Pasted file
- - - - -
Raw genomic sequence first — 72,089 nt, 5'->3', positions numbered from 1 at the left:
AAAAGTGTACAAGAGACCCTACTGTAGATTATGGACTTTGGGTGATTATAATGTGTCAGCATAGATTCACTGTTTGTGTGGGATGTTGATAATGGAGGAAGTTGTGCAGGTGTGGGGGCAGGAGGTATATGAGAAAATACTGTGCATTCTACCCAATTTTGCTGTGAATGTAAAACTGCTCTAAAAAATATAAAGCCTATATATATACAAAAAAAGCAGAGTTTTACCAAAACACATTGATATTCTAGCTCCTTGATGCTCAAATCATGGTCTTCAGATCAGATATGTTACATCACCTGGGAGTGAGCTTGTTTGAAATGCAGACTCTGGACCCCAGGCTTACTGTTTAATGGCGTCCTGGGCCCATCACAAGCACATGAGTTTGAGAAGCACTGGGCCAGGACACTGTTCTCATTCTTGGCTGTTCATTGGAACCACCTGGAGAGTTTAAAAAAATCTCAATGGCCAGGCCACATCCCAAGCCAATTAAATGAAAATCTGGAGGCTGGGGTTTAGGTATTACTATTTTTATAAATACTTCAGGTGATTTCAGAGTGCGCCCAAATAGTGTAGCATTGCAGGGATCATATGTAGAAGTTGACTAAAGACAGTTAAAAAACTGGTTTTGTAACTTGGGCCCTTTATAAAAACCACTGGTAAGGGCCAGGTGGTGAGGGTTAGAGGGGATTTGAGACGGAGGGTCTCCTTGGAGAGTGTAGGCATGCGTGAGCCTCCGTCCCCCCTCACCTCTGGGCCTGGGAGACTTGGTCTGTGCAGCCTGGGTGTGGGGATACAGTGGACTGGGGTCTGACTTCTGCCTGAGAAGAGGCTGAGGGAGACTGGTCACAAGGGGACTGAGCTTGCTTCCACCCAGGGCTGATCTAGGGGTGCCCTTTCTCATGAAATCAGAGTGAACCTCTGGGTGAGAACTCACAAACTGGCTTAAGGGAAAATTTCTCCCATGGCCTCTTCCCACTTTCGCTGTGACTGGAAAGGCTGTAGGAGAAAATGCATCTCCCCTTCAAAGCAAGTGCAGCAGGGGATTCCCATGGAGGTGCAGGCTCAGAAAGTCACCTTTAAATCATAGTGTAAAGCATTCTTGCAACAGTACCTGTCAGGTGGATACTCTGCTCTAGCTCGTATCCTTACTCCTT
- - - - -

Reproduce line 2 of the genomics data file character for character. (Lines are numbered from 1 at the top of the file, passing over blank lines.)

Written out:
AAAAGTGTACAAGAGACCCTACTGTAGATTATGGACTTTGGGTGATTATAATGTGTCAGCATAGATTCACTGTTTGTGTGGGATGTTGATAATGGAGGAAGTTGTGCAGGTGTGGGGGCAGGAGGTATATGAGAAAATACTGTGCATTCTACCCAATTTTGCTGTGAATGTAAAACTGCTCTAAAAAATATAAAGCCTATATATATACAAAAAAAGCAGAGTTTTACCAAAACACATTGATATTCTAGCTCCTTGATGCTCAAATCATGGTCTTCAGATCAGATATGTTACATCACCTGGGAGTGAGCTTGTTTGAAATGCAGACTCTGGACCCCAGGCTTACTGTTTAATGGCGTCCTGGGCCCATCACAAGCACATGAGTTTGAGAAGCACTGGGCCAGGACACTGTTCTCATTCTTGGCTGTTCATTGGAACCACCTGGAGAGTTTAAAAAAATCTCAATGGCCAGGCCACATCCCAAGCCAATTAAATGAAAATCTGGAGGCTGGGGTTTAGGTATTACTATTTTTATAAATACTTCAGGTGATTTCAGAGTGCGCCCAAATAGTGTAGCATTGCAGGGATCATATGTAGAAGTTGACTAAAGACAGTTAAAAAACTGGTTTTGTAACTTGGGCCCTTTATAAAAACCACTGGTAAGGGCCAGGTGGTGAGGGTTAGAGGGGATTTGAGACGGAGGGTCTCCTTGGAGAGTGTAGGCATGCGTGAGCCTCCGTCCCCCCTCACCTCTGGGCCTGGGAGACTTGGTCTGTGCAGCCTGGGTGTGGGGATACAGTGGACTGGGGTCTGACTTCTGCCTGAGAAGAGGCTGAGGGAGACTGGTCACAAGGGGACTGAGCTTGCTTCCACCCAGGGCTGATCTAGGGGTGCCCTTTCTCATGAAATCAGAGTGAACCTCTGGGTGAGAACTCACAAACTGGCTTAAGGGAAAATTTCTCCCATGGCCTCTTCCCACTTTCGCTGTGACTGGAAAGGCTGTAGGAGAAAATGCATCTCCCCTTCAAAGCAAGTGCAGCAGGGGATTCCCATGGAGGTGCAGGCTCAGAAAGTCACCTTTAAATCATAGTGTAAAGCATTCTTGCAACAGTACCTGTCAGGTGGATACTCTGCTCTAGCTCGTATCCTTACTCCTT